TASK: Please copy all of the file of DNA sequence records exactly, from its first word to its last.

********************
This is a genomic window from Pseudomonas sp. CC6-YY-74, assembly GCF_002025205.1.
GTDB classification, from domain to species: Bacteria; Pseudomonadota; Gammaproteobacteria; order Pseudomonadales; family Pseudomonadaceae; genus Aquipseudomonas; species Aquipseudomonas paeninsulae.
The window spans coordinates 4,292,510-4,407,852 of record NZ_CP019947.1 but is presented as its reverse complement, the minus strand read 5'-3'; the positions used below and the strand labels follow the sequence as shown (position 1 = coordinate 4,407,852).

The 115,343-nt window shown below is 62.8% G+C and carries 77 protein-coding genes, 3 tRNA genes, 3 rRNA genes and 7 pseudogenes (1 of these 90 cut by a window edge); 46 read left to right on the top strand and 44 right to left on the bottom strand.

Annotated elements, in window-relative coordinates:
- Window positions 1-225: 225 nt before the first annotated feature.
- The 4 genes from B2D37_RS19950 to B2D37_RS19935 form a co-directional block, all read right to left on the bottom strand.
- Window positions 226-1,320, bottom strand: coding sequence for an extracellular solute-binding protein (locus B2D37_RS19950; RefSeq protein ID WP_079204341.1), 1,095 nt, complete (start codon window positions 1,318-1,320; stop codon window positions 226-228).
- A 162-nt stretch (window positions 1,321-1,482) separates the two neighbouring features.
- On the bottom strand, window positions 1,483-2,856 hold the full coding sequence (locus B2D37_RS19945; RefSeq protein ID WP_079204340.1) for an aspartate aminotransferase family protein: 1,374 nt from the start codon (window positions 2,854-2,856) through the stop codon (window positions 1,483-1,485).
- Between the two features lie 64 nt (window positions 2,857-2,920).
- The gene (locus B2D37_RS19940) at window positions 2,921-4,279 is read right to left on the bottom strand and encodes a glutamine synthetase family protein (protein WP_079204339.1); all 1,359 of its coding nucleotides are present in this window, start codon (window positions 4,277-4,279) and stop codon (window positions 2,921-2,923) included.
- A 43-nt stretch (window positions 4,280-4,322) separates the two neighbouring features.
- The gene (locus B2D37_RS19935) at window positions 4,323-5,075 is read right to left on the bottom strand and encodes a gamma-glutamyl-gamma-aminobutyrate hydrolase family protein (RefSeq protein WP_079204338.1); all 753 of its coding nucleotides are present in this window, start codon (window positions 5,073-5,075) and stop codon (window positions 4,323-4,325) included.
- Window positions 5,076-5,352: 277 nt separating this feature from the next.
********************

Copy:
This is a genomic window from Pseudomonas sp. CC6-YY-74, assembly GCF_002025205.1.
GTDB classification, from domain to species: Bacteria; Pseudomonadota; Gammaproteobacteria; order Pseudomonadales; family Pseudomonadaceae; genus Aquipseudomonas; species Aquipseudomonas paeninsulae.
The window spans coordinates 4,292,510-4,407,852 of record NZ_CP019947.1 but is presented as its reverse complement, the minus strand read 5'-3'; the positions used below and the strand labels follow the sequence as shown (position 1 = coordinate 4,407,852).

The 115,343-nt window shown below is 62.8% G+C and carries 77 protein-coding genes, 3 tRNA genes, 3 rRNA genes and 7 pseudogenes (1 of these 90 cut by a window edge); 46 read left to right on the top strand and 44 right to left on the bottom strand.

Annotated elements, in window-relative coordinates:
- Window positions 1-225: 225 nt before the first annotated feature.
- The 4 genes from B2D37_RS19950 to B2D37_RS19935 form a co-directional block, all read right to left on the bottom strand.
- Window positions 226-1,320, bottom strand: coding sequence for an extracellular solute-binding protein (locus B2D37_RS19950; RefSeq protein ID WP_079204341.1), 1,095 nt, complete (start codon window positions 1,318-1,320; stop codon window positions 226-228).
- A 162-nt stretch (window positions 1,321-1,482) separates the two neighbouring features.
- On the bottom strand, window positions 1,483-2,856 hold the full coding sequence (locus B2D37_RS19945; RefSeq protein ID WP_079204340.1) for an aspartate aminotransferase family protein: 1,374 nt from the start codon (window positions 2,854-2,856) through the stop codon (window positions 1,483-1,485).
- Between the two features lie 64 nt (window positions 2,857-2,920).
- The gene (locus B2D37_RS19940) at window positions 2,921-4,279 is read right to left on the bottom strand and encodes a glutamine synthetase family protein (protein WP_079204339.1); all 1,359 of its coding nucleotides are present in this window, start codon (window positions 4,277-4,279) and stop codon (window positions 2,921-2,923) included.
- A 43-nt stretch (window positions 4,280-4,322) separates the two neighbouring features.
- The gene (locus B2D37_RS19935) at window positions 4,323-5,075 is read right to left on the bottom strand and encodes a gamma-glutamyl-gamma-aminobutyrate hydrolase family protein (RefSeq protein WP_079204338.1); all 753 of its coding nucleotides are present in this window, start codon (window positions 5,073-5,075) and stop codon (window positions 4,323-4,325) included.
- Window positions 5,076-5,352: 277 nt separating this feature from the next.